In another example, sheath 18 may be configured to reduce a vibration in and/or around conductors 14 that could negatively affect performance and/or longevity of harness 10. And the makeup of sheath 18 that provides for this reduction could be selectively varied during manufacturing, such that some areas of a particular harness 10 have specific dampening characteristics that are greater, lower, or simply different than dampening provided at other areas of harness 10. For example, a type of material, an amount of material, a location of material, a density of material, etc. that is used to makeup sheath 18 may be selective varied along the length and annular periphery of harness 10, as required to provide for the desired functionality of harness 10 (e.g., to provide a customer-specified vibration-dampening capability).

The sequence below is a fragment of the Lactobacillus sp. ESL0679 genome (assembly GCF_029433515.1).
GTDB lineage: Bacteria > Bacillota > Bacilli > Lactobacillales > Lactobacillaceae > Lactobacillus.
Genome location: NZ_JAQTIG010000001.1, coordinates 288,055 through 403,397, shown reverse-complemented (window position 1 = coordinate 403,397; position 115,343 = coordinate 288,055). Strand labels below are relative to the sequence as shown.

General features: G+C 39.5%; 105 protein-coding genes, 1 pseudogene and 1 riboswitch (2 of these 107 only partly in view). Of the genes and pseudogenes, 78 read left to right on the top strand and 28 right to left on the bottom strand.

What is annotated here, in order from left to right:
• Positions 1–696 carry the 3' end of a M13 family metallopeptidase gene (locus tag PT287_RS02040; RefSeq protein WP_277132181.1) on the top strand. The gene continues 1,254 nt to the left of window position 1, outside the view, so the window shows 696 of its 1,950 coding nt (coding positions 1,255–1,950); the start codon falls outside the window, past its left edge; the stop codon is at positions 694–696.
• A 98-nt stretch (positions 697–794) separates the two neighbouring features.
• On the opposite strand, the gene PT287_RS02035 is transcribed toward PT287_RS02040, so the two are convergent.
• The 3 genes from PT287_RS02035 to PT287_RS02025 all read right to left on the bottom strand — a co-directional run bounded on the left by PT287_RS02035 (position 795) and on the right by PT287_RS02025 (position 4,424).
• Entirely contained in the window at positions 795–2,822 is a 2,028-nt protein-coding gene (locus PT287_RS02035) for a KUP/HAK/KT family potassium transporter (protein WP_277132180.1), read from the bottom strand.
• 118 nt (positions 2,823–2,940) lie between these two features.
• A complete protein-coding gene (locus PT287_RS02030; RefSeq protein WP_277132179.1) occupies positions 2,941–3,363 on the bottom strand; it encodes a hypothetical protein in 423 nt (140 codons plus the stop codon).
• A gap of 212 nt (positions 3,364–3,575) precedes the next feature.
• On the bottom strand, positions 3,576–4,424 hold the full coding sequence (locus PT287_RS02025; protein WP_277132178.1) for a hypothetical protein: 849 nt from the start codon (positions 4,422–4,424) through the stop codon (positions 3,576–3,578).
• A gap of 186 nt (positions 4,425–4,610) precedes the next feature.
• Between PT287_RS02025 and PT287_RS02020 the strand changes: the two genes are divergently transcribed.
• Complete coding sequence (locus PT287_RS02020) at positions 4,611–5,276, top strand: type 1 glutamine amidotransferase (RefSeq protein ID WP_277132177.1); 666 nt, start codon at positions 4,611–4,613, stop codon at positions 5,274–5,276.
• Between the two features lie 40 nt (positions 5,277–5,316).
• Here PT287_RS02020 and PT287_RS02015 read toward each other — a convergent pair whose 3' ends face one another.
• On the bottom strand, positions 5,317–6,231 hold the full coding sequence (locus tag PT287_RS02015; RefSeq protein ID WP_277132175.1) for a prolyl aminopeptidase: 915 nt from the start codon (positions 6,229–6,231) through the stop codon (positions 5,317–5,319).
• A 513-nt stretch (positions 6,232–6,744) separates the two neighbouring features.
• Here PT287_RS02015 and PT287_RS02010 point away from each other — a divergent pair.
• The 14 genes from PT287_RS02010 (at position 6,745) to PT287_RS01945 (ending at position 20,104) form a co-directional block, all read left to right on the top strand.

Sheath 18 may be fabricated from at least a matrix material M. The matrix material M may include any type of material that is curable. For example, the matrix material M may be a liquid resin or a powdered metal. Exemplary resins include thermosets, single- or multi-part epoxy resins, polyester resins, cationic epoxies, acrylated epoxies, urethanes, esters, thermoplastics, photopolymers, polyepoxides, thiols, alkenes, thiol-enes, and more. After curing (e.g., hardening and/or sintering), the matrix material M may be opaque or transparent, depending on the intended application. In addition, it is contemplated that the matrix material M may vary along a length of sheath 18, such that some portions have different characteristics than other portions. For example, some portions may be opaque due to use of a specific matrix, while other portions are transparent due to use of a different matrix. Transparent sections of sheath 18 may allow for visual observation of conductors 14 and/or functional elements 20 inside of sheath 18. In another example, some portions may have vibration-dampened sections due to the use of a specific matrix (e.g., a thermoplastic), while other portions may have less dampening due to the use of a different matrix (e.g., a thermoset).